Our passion for gardening is no secret. We joined the Master Gardener program in 2008 and became certified members in Nashville. We quickly began transforming our yard into a small farm by adding fruit trees, herb plants, multiple vegetable beds and a beehive and all along, we were composting everything we could to help enrich the soil as well as improve the heavy clay structure. It was a labor of love and at times, coffee. Okay, I know that did not make sense, a labor of coffee??? Yes, coffee. We discovered that a Starbucks store near our home in Nashville would segregate the coffee grinds and place them in a dedicated bin for composting. Anyone who wanted to go around to the back of the store could take as many bags as they needed and then use them in the garden to help improve the soil. It was a true win-win because as your garden flourished, Starbucks reduced the amount of trash from the store being land filled. Then almost as suddenly as we discovered the source of grounds, the program was eliminated. There was never a real explanation, we can only suspect that the property management did not care for the number of people rummaging through the trash in search of black gold.
Needless to say, we were disappointed and moved on to other sources of compostable items to support our growing need in the yard at home. Over the years, we would see the occasional poster advertising that grounds were available while we were out and about in the Nashville area. However, when we would question the employees about the actual availability, we were often met with blank stares, a clueless response or simply the declaration, “oh we don’t really do that here.” On a rare occasion, an employee would inform us that if we wanted to, we could bring them a bucket, they would happily save them but we would have to come and get them that day or they would be thrown away along with the bucket. Again, we moved on, it just did not seem like we could make it work without having to make multiple trips and phone calls and so on.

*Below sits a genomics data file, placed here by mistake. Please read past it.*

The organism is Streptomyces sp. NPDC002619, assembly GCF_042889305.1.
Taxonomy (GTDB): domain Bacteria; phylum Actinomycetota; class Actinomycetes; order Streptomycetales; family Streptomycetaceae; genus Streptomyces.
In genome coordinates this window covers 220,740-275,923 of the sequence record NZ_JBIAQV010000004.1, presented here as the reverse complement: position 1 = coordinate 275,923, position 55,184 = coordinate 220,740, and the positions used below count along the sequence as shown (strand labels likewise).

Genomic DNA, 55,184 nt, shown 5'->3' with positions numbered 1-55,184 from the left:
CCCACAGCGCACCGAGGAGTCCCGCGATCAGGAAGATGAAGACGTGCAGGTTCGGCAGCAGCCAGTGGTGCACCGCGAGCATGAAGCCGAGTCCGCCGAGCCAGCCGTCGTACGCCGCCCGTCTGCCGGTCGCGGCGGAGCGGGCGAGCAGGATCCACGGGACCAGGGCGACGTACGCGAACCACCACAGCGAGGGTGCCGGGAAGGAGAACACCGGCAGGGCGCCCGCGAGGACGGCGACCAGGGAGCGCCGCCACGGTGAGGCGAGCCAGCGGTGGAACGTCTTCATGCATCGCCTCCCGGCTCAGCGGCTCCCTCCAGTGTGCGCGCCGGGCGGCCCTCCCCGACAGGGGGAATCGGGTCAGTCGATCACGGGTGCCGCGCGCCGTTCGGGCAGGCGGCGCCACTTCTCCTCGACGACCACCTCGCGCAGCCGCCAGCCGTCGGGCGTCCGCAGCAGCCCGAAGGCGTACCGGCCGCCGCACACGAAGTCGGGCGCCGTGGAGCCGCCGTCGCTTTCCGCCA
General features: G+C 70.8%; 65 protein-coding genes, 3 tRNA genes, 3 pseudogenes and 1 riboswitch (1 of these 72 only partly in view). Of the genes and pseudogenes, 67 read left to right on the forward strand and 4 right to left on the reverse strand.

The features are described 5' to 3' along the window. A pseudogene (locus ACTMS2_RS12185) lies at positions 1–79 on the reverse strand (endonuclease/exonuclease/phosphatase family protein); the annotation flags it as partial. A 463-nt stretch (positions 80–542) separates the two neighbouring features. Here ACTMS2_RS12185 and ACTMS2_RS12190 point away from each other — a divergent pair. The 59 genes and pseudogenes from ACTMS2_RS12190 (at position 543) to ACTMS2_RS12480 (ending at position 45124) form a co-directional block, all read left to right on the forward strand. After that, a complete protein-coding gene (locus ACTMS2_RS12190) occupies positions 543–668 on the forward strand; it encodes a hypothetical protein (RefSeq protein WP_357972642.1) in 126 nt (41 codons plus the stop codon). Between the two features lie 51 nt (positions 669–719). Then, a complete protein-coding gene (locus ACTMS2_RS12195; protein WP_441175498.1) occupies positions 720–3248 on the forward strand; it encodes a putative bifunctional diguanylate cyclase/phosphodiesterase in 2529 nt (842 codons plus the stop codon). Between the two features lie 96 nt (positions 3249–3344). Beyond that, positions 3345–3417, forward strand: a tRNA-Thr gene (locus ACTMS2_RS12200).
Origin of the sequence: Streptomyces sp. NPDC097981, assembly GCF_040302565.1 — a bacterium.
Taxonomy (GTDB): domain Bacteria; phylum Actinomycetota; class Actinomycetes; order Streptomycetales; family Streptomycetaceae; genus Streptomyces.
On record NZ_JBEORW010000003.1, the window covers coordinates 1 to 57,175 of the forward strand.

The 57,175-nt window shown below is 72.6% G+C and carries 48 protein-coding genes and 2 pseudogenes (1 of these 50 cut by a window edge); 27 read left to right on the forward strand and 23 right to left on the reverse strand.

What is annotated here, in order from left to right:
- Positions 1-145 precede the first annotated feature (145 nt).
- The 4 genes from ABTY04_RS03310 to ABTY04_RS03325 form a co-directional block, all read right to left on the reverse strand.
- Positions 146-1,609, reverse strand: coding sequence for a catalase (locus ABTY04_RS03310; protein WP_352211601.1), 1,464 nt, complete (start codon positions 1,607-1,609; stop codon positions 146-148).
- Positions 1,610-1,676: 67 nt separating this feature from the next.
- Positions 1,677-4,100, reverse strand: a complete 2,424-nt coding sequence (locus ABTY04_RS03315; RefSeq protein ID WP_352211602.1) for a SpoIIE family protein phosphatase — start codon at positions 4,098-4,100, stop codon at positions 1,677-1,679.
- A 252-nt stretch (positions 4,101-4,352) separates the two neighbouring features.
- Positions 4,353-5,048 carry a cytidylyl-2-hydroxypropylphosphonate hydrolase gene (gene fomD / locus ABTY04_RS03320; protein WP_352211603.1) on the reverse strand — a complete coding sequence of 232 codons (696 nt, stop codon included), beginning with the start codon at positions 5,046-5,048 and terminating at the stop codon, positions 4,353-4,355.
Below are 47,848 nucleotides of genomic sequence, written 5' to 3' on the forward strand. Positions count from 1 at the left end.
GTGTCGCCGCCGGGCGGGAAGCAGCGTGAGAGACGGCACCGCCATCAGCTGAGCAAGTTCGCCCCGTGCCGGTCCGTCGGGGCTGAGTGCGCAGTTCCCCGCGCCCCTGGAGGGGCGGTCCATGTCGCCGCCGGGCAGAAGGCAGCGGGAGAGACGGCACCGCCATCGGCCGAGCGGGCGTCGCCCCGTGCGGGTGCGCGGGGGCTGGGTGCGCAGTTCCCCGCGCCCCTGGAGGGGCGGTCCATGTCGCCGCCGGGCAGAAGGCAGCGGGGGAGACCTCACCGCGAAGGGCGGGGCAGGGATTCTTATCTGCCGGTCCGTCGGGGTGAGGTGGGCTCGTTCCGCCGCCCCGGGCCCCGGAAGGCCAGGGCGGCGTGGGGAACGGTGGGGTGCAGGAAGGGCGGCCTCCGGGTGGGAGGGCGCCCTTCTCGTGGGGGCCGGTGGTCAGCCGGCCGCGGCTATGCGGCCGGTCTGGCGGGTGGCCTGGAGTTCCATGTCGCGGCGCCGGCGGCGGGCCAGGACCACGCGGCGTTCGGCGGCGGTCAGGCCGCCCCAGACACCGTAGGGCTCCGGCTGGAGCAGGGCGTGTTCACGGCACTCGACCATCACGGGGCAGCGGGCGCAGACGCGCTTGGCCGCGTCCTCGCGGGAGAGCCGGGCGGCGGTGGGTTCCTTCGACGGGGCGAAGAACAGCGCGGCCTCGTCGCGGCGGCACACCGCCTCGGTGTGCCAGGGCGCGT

Then in September 2014, we relocated to Williamsburg, VA. It was a bit traumatic to leave our garden behind. All the work, the plants, the compost…Reality hit hard when we realized we would have to start all over again. Even worse was the realization that our new yard, while smaller, square in shape and flatter (a big plus in our book) was built on solid clay. The soil is so compacted that a small amount of rain turns the yard into a squishy mess that leaves you feeling as if you are walking on wet sponges. There was no way we could build beds in this soil without massive amounts of soil amendments. That was not only going to be a back-breaking amount of work, it was going to be expensive. We quickly realized we would have to do what we could with what we already had; truckloads of leaves from the trees in the yard. To prepare the beds, we first mulched the leaves by running them over with the lawn mower. Bag by bag, we formed piles of leaves all over the front yard so that they could begin the process of composting. Our front yard quickly began looking like it was covered in graves. We actually considered making a few fake headstones for Halloween and I told more than one person that this was what we did to the neighbors we didn’t like…